The U.S. Navy will now issue a pin for enlisted sailors serving with
the "Naval Expeditionary Combat Command" (NECC). Several other specialties have
similar pins. Submariners wear a dolphin, aviators wear wings. The NECC sailors
are being trained for ground combat, and this will let people know who they
are. It's good for morale.
was officially established in October, 2005. This organization will eventually
grow to contain 40,000 sailors, all of whom will be trained to work, and fight,
on land. The U.S. Marine Corps has mixed feelings about this, for the marines
have long been the navy's ground combat troops. The navy says that the USMC
mission will remain.
in the meantime, there are already 20,000 sailors eligible for the NECC pin,
and 3,000 are already serving ashore in Iraq and Afghanistan. There are 9,000
more non-combat sailors, like construction troops (Seabees), medical and other
support personnel, overseas. NECC is not exactly replacing the marines, but
doing jobs ashore the navy feels it can handle. Some of these support jobs the
marines don't even try to do.
keep in mind that the marines are not part of the navy, as they are often
described. Both the navy and marines are part of the Department of the Navy
(the Department of the Army and Department of the Air Force each have only one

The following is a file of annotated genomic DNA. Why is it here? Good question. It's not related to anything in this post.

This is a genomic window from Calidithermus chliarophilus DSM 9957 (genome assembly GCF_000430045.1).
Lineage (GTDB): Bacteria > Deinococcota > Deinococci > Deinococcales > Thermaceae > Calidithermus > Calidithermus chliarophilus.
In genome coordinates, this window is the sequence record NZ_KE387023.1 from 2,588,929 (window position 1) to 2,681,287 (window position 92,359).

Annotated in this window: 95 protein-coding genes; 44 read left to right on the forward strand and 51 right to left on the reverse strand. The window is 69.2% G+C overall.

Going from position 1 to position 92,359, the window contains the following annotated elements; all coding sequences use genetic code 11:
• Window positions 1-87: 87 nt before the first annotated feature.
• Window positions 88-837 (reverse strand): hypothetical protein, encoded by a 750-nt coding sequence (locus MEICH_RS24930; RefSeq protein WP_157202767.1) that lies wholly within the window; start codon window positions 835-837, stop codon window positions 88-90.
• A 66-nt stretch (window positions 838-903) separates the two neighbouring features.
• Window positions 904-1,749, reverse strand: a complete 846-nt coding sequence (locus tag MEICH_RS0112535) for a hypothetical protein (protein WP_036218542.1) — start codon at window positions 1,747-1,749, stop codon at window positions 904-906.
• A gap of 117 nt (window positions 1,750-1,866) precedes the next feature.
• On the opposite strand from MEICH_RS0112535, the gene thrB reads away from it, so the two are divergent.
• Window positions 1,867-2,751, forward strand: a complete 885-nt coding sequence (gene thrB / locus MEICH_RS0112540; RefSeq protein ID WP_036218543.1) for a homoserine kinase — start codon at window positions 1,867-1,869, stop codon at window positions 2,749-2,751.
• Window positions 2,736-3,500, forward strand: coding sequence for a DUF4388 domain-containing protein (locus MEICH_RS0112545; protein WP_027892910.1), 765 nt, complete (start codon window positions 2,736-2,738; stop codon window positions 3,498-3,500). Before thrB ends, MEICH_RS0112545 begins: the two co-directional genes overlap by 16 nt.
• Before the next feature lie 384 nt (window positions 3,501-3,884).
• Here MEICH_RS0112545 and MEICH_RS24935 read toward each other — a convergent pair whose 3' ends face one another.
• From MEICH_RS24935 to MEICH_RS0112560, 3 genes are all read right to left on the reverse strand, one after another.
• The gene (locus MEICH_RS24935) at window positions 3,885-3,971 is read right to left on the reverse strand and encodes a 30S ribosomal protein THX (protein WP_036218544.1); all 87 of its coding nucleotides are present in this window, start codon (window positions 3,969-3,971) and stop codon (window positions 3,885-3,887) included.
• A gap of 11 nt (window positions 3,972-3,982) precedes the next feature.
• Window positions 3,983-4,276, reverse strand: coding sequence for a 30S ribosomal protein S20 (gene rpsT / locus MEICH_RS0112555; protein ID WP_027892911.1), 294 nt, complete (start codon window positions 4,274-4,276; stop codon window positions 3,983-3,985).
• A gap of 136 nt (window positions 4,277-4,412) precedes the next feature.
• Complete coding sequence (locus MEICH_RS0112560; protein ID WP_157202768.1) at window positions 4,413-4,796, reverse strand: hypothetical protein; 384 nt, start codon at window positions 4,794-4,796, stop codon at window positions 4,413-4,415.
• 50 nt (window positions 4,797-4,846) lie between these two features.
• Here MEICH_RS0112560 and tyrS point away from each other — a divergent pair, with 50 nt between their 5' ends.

component.) Over the years, the marines obtained more and more autonomy from
the navy. When the U.S. Marine Corps began, over two centuries ago, as sailors
who were trained and equipped to fight as infantry, they were very much part of
the navy, and part of ship crews. This changed radically in the late 19th
century, when all-metal steam ships replaced wooden sailing ships. The new "iron
ships" really didn't need marines, and there were proposals to eliminate them.
The American marines got organized and made themselves useful. For example, the
marines performed very well as "State Department Troops" in Latin America for
half a century (late 19th century to just before World War II), where American
troops were needed deal with civil disorder. During World War I (1914-18), they
provided a brigade for ground combat in Europe, where they demonstrated
exceptional combat skills. During the 1930s, as World War II approached, the
U.S. Marine Corps really ran with the ball when the navy realized they would
have to use amphibious assaults to take heavily fortified Japanese islands.
During World War II, the marines formed their first division size units, and
ended the war with six divisions, organized into two corps. The Marine Corps
was no longer just a minor part of the navy, but on its way to being a fourth
service. Over the next half century, it basically achieved that goal. But in
doing that, the navy lost control of its ground troops.
navy still wanted and needed land forces. So, having lost control of the USMC,
the navy has created NECC. The navy still considers the marines its primary
"infantry force", but the NECC will contain sailors trained and equipped for
land operations the navy believes it should be involved in. Some of these are
still on the water, like "riverine operations" (small gunboats and troop
carriers to control rivers and coastal waters against irregulars), and "naval infantry"
to defend navy land bases in hostile territory. Yes, it's all about Iraq, all
its rivers and all it's hostile locals wanting to attack sailors there helping